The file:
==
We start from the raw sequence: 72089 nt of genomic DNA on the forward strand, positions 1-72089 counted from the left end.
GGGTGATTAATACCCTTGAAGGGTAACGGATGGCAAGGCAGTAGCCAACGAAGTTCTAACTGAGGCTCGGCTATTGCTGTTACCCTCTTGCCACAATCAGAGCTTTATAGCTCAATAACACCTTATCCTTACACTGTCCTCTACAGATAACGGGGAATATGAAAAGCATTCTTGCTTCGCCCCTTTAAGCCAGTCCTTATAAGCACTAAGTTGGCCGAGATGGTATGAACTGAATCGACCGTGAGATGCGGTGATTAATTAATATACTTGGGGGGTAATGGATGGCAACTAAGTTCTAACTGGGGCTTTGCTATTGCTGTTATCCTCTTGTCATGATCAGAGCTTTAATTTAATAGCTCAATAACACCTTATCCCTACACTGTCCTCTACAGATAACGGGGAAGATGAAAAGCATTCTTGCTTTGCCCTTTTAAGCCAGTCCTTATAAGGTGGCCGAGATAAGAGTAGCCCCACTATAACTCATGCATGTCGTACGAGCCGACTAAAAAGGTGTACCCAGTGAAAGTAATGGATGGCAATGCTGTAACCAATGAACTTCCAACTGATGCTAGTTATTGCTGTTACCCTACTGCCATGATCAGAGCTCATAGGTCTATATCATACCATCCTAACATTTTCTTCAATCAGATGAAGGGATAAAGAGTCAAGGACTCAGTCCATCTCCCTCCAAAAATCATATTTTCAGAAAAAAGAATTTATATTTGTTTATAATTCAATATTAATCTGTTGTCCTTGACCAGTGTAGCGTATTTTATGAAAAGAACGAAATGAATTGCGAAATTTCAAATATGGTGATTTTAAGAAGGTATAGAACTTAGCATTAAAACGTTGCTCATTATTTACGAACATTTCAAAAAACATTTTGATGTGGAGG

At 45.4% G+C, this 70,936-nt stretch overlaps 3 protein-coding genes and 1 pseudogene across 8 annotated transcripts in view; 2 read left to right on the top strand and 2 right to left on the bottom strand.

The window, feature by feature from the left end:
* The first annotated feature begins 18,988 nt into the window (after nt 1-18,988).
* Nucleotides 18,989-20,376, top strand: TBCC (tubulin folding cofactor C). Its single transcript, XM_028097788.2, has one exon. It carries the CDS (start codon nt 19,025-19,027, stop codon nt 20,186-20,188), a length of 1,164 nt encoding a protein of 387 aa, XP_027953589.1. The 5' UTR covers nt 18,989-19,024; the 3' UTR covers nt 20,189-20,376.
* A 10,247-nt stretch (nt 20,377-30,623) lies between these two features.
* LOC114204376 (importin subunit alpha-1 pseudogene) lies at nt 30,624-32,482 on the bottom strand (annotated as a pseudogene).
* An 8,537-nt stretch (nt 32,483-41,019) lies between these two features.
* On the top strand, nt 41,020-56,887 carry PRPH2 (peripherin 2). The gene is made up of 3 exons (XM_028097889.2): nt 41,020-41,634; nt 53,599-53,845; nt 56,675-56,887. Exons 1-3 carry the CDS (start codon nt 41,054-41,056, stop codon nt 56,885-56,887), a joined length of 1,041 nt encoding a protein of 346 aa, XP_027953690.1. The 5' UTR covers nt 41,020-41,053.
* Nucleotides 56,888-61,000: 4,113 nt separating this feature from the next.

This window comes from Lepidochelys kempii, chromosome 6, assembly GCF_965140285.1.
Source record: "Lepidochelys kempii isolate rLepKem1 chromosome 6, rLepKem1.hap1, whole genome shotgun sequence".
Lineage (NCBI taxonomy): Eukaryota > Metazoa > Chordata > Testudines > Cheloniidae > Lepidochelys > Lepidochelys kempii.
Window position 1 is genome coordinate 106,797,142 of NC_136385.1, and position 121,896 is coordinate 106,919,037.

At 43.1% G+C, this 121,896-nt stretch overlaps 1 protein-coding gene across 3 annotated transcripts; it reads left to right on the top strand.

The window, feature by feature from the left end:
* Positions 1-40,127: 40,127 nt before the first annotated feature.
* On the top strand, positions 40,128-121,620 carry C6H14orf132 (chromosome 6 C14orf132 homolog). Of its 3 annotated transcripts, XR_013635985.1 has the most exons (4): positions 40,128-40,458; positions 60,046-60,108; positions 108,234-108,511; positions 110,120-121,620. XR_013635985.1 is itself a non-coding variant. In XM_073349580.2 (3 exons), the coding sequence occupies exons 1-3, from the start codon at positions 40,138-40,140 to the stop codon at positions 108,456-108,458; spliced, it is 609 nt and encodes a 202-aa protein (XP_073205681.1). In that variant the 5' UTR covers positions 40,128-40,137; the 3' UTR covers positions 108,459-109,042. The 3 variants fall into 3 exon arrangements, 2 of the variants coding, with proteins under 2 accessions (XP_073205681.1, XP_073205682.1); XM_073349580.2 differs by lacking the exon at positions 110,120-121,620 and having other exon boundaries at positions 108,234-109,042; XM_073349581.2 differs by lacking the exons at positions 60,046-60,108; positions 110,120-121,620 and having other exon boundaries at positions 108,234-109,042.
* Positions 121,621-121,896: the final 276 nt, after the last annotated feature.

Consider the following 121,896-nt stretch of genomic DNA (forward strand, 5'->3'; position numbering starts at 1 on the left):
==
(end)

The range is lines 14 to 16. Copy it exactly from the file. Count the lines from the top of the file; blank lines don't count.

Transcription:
Lineage (NCBI taxonomy): Eukaryota > Metazoa > Chordata > Testudines > Cheloniidae > Lepidochelys > Lepidochelys kempii.
Window position 1 is genome coordinate 106,797,142 of NC_136385.1, and position 121,896 is coordinate 106,919,037.

At 43.1% G+C, this 121,896-nt stretch overlaps 1 protein-coding gene across 3 annotated transcripts; it reads left to right on the top strand.